How to keep from going stale

Periods of staleness in the life are not inevitable but they are common. He is a rare Christian who has not experienced times of spiritual dullness when the relish has gone out of his heart and the enjoyment of living has diminished greatly or departed altogether.

Since there is no single cause of this condition there is no one simple remedy for it. Sometimes we are to blame, as for instance when we do a wrong act without immediately seeking forgiveness and cleansing; or when we permit worldly interests to grow up and choke the tender plants of the inner life.

When the cause is known, and particularly when it is as uncomplex as this, the remedy is the old-fashioned one of repentance. But if after careful and candid examination of the life by prayer and the Word no real evil is discovered, we gain nothing by putting the worst construction on things and lying face down in the dust. To say that we have not sinned when we have is to be false to the fact; to insist that we have sinned when we have not is to be false to ourselves. There comes a time when the most spiritual thing we can do is to accept cleansing from all sin as an accomplished fact and stop calling that unclean which God has called clean.

Sometimes our trouble is not moral but physical. As long as we are in these mortal bodies our spiritual lives will be to some degree affected by our bodies. Here we should notice that there is a difference between our mortal bodies and the ‘flesh’ of Pauline theology. When Paul speaks of the flesh he refers to our fallen human nature, not to our physical bodies, which are temples of the Holy Spirit. Through the power of the Spirit there is deliverance from the propensities of the flesh, but while we live there is no relief from the weaknesses and imperfections of the body.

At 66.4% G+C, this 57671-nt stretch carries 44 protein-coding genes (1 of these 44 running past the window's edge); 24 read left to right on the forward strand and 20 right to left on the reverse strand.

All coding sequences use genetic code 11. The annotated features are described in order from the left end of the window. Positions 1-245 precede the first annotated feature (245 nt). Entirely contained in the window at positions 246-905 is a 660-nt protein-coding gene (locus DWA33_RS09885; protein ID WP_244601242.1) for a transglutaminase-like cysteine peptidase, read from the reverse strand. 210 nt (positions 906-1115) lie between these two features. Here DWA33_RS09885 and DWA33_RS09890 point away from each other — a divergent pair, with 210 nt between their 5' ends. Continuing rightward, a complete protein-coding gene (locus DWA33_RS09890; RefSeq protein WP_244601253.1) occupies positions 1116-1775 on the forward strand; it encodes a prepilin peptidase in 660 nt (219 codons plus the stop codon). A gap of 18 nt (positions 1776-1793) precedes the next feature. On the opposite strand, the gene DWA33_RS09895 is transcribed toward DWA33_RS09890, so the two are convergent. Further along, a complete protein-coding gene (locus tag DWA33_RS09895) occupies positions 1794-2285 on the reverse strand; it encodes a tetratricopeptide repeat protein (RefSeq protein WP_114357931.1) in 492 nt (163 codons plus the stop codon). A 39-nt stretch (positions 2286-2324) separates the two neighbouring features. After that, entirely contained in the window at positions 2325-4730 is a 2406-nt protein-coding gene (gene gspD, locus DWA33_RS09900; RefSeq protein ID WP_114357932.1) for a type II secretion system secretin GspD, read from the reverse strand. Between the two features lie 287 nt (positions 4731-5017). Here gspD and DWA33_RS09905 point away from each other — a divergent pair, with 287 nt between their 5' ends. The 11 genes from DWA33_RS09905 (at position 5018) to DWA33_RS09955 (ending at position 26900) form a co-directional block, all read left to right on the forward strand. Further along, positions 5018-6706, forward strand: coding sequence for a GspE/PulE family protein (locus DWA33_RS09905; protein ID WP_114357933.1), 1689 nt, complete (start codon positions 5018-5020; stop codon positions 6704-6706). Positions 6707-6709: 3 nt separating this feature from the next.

One often-unsuspected cause of staleness is fatigue. Shakespeare said something to the effect that no man could be a philosopher when he had a toothache, and while it is possible to be a weary saint, it is scarcely possible to be weary and feel saintly; and it is our want of feeling that we are considering here. The Christian who gets tired in the work of the Lord and stays tired without relief beyond a reasonable time will go stale. The fact that he grew weary by toiling in the Lord’s vineyard will not make his weariness any less real. Our Lord knew this and occasionally took His disciples aside for a rest.

Another reason some of us become jaded is monotony. To do one thing continuously will result in boredom even if what we do is pleasant: and to think about the same things without cessation will also lead to boredom even if we are thinking about the things of the kingdom. Milton suggests that God made night to alternate with day for the purpose of providing us with ‘grateful vicissitude,’ a welcome change for which we should be thankful.

Some of the purest souls have written of the dangers of continuous spiritual exercises uninterrupted by lowlier considerations. Von Hugel speaks of the ‘neural cost’ of prayer and advises that we should sometimes break off thoughts of heavenly things and go for a walk or dig in the garden. We have all known the disappointment felt when returning to a passage of Scripture that had been so fresh and fragrant the day before only to find the sweetness gone out of it. It is the Spirit’s way of urging us on to new vistas. In the wilderness God kept Israel moving. One may wonder what would have happened if they had camped in one place for forty years.

The lives of the great Christians show that they differed not only from each other but from themselves at different periods of their lives. Spiritual exercises that helped them at one stage of their development later became useless and had to be changed for others.

To stay free from religious ennui we should be careful not to get into a rut, not even into a good rut. Our Lord warned against vain repetition. There is repetition that is not vain, but oft-repeated prayers become vain when they have lost their urgency. We should examine our prayers every now and again to discover how much sincerity and spontaneity they possess. We should insist on keeping them simple, candid, fresh and original. And above all we should never seek to induce holy emotions. When we feel dry it is wise either to ignore it or to tell God about it without any sense of guilt. If we are dry because of some wrong on our part the Spirit through the Word will show us the fault.

In short, we can keep from going stale by getting proper rest, by practising complete candour in prayer, by introducing variety into our lives, by heeding God’s call to move onward and by exercising quiet faith always.

A.W.Tozer

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